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Here are the top news stories in talent & organization from this week.
Three financial-services predictions for 2019
In this Financial IT article, Stuart Rye, Director of Business Development for Fujitsu, shares three predictions for what to expect from the financial services industry in the new year. 1. Getting industrial with automation. Rye believes that it’s time for banks and insurers to take experimentation with automation to the next level. “We’ll likely begin to see more and more conversation around automation versus intelligent automation, with emphasis on the ‘intelligent’ aspect,” he says. 2. Cashing in on the multi-cloud challenge. “The popularity of multi-cloud platforms will increase next year as more IT leaders find it enables them to deploy applications and workloads in the environment that best suit their individual requirements for compliance, flexibility and simplicity,” Rye says. 3. Increased spending on cybersecurity. Rye argues that the trust customers place in financial services institutions is dependent on their belief that the organization is capable of managing and keeping their assets safe, which will put pressure on firms to increase spending on cybersecurity.
The link between Brexit and gender balance
The United Kingdom’s looming skills shortage may be eased by increasing the gender balance in the workforce, argues Avivah Wittenberg-Cox. “If companies want to lessen the pressure of losing European employees, they may want to let their gaze wander to the other side of the kitchen table,” she writes in Forbes. “Women remain an under-utilized and under-supported resource in the UK. Brexit will raise the stakes – and the cost – of mismanaging half the country’s potential labor force.” The UK’s female employment rate is at 71 percent, compared to 80 percent for men. Wittenberg-Cox points out that increasing female employment levels to that of Sweden’s (75 percent) could boost the country’s GDP by 9 percent (£170 billion). “May 2019 be a gender-balanced year for your company, tempering the storms of Brexit with a sea of balanced talent,” she concludes.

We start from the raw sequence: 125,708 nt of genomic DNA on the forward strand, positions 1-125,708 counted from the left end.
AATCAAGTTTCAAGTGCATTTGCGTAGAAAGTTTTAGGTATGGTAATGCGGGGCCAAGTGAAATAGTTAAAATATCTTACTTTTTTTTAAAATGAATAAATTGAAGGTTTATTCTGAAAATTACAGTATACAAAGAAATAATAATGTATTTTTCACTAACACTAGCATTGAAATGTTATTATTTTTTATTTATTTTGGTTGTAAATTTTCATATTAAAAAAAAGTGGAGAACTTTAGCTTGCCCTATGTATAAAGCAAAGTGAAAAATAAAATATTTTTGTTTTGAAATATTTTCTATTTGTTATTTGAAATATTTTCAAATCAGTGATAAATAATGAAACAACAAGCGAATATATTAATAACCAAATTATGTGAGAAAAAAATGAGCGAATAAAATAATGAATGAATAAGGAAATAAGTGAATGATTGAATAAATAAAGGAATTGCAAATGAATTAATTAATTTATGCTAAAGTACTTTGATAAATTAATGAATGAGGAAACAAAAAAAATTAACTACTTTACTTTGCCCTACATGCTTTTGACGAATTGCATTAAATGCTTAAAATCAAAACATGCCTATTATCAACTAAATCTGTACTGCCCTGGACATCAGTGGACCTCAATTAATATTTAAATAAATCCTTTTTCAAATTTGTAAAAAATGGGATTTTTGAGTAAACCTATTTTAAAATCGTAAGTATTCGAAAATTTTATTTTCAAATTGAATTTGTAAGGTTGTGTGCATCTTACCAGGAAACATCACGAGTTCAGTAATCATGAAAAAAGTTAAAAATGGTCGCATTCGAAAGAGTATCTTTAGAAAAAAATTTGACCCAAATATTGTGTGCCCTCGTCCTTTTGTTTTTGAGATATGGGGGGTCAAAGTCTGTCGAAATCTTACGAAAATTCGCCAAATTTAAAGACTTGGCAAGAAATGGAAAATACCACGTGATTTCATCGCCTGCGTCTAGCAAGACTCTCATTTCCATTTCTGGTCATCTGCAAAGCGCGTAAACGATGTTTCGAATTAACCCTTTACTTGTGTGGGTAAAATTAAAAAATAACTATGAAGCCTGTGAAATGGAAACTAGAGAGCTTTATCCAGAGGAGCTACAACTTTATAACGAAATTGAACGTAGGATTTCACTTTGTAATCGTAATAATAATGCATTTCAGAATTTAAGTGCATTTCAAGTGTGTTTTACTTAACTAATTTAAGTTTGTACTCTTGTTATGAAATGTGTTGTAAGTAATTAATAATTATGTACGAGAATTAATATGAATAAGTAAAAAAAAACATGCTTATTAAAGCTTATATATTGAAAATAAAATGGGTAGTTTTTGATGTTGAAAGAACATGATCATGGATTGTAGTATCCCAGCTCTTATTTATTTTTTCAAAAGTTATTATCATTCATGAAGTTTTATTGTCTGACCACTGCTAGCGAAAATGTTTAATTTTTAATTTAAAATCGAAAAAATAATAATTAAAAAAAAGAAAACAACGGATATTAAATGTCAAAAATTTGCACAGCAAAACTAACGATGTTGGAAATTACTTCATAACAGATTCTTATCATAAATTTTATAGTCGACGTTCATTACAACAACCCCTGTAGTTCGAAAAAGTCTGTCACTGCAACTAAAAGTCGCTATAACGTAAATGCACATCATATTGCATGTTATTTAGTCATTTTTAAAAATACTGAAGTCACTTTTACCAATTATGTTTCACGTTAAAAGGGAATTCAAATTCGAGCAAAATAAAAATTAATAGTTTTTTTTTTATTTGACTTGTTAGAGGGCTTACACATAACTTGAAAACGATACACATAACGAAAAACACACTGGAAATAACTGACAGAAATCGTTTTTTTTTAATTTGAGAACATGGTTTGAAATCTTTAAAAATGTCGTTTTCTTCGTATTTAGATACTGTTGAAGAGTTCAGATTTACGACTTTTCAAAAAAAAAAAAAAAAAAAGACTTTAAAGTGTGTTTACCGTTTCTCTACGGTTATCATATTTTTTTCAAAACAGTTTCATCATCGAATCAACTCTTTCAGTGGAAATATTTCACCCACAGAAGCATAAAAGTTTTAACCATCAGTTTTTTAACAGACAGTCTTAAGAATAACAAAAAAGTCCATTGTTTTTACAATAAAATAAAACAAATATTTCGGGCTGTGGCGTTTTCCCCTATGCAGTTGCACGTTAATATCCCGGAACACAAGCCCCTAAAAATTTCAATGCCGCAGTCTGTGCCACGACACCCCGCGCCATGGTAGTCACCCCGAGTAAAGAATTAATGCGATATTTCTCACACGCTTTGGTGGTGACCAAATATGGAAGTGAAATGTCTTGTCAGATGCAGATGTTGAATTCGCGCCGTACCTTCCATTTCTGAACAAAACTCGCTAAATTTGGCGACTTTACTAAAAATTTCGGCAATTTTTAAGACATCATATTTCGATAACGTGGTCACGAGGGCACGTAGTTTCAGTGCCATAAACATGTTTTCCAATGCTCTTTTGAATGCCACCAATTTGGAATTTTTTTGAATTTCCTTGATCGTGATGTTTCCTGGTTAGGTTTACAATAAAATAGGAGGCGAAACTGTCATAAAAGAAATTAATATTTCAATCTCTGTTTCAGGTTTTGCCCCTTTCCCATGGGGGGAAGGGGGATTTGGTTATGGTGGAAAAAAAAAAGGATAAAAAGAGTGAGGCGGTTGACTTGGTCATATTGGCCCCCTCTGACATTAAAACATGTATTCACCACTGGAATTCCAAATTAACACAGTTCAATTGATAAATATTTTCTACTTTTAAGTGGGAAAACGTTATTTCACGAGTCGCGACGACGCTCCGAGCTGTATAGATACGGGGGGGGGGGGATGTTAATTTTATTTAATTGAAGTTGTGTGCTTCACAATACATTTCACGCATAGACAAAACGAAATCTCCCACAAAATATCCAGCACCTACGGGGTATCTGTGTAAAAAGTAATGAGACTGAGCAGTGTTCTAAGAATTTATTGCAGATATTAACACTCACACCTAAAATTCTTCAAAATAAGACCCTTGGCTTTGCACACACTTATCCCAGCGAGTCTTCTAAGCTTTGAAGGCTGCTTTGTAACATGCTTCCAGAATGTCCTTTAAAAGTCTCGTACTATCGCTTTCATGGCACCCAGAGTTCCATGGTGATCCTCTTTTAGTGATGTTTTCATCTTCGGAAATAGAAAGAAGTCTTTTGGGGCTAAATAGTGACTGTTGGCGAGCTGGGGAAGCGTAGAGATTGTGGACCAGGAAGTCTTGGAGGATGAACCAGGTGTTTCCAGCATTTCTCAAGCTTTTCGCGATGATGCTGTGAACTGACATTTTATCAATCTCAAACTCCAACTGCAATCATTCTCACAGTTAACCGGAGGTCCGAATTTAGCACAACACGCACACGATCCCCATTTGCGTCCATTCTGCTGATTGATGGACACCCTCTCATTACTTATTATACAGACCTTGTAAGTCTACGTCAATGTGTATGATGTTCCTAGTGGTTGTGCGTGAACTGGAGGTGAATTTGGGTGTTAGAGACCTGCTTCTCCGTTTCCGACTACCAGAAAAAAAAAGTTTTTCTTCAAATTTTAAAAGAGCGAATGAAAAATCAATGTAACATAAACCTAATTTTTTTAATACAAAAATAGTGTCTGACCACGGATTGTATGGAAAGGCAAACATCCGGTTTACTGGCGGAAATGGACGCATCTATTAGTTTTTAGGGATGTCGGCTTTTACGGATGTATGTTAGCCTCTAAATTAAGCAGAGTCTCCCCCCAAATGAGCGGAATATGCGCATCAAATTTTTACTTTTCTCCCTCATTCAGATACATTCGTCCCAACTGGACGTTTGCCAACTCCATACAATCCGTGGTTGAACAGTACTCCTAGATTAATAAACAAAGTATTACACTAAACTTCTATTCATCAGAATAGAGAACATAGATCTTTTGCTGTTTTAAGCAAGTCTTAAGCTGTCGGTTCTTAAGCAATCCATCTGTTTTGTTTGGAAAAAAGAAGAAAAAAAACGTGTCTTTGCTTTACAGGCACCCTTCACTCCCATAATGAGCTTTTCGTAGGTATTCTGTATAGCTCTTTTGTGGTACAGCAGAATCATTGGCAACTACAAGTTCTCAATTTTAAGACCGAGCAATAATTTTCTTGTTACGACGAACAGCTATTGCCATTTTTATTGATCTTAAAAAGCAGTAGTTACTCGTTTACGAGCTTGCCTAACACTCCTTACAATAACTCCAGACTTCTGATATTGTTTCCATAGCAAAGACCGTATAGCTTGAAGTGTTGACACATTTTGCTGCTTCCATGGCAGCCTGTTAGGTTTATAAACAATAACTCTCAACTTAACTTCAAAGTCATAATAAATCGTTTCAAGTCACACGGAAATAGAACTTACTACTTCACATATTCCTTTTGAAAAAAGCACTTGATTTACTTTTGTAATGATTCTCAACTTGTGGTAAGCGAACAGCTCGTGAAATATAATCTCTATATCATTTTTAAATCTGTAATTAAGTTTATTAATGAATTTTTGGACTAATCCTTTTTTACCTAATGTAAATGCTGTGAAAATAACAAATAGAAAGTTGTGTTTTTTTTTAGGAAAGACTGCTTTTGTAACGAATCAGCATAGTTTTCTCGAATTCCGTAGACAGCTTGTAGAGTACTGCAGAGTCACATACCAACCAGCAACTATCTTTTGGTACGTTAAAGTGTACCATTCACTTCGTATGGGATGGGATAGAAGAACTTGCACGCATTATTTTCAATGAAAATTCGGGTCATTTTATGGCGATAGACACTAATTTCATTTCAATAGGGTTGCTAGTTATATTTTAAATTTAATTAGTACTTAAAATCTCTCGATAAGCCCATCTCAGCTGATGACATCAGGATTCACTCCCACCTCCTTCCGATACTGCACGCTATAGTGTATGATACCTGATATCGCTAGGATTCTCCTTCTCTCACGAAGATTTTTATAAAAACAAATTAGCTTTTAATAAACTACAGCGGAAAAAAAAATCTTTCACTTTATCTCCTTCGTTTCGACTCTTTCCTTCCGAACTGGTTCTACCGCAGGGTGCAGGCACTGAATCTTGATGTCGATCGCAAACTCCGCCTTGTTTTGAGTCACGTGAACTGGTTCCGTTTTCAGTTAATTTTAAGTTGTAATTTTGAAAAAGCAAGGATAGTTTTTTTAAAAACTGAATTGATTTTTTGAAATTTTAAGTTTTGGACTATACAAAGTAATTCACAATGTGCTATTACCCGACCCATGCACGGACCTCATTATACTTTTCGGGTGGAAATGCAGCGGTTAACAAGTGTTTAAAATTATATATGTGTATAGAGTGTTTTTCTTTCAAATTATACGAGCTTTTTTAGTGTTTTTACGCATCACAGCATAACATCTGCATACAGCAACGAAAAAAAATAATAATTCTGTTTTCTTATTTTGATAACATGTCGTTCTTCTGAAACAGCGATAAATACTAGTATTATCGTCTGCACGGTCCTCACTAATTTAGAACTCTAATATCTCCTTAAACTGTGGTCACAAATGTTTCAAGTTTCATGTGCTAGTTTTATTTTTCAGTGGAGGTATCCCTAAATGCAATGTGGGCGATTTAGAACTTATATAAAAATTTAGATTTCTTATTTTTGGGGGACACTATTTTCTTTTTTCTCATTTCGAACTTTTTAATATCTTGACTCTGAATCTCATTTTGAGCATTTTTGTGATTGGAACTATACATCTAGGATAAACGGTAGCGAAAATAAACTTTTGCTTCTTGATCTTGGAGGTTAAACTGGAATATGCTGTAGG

L&D key to retaining young talent
According to Ryan Jenkins, the most comprehensive strategy to improve millennial and generation Z recruitment, engagement and retention is improved learning and development (L&D). In this Inc. blog post, he claims that the entrance of generation Z into the workplace and millennials taking leadership positions are exposing the weaknesses of training programs at many organizations. “Long, antiquated, and non-transformative training harms the recruitment, engagement, and retention of millennial and generation Z employees,” Jenkins writes. He believes training for the younger members of the workforce has to deliver cutting-edge content to help them overcome the workplace challenges they face. Jenkins also believes millennials and generation Z learn differently. “Training must be reimagined to ensure they use, apply and enjoy it,” he writes.
How to improve workplace diversity
In an interview by David Gelles for The New York Times, Accenture North America CEO Julie Sweet talked about working on creating true gender equality at the office. “I don’t think it is rocket science,” she told Gelles. “You first have to decide if diversity is a business priority. If it is, then you need to treat it like a business priority.” Sweet outlined the four steps for diversity in the workforce: set goals, have accountable leaders, measure progress and have an action plan. “Forty percent of companies don’t even have a plan to advance leadership. Less than 40 percent look at attrition between men and women. They’re not collecting data,” she said. “You can look at that with disappointment, or you can say there’s a huge opportunity here. By putting in place pretty basic things, you should be able to make progress.”
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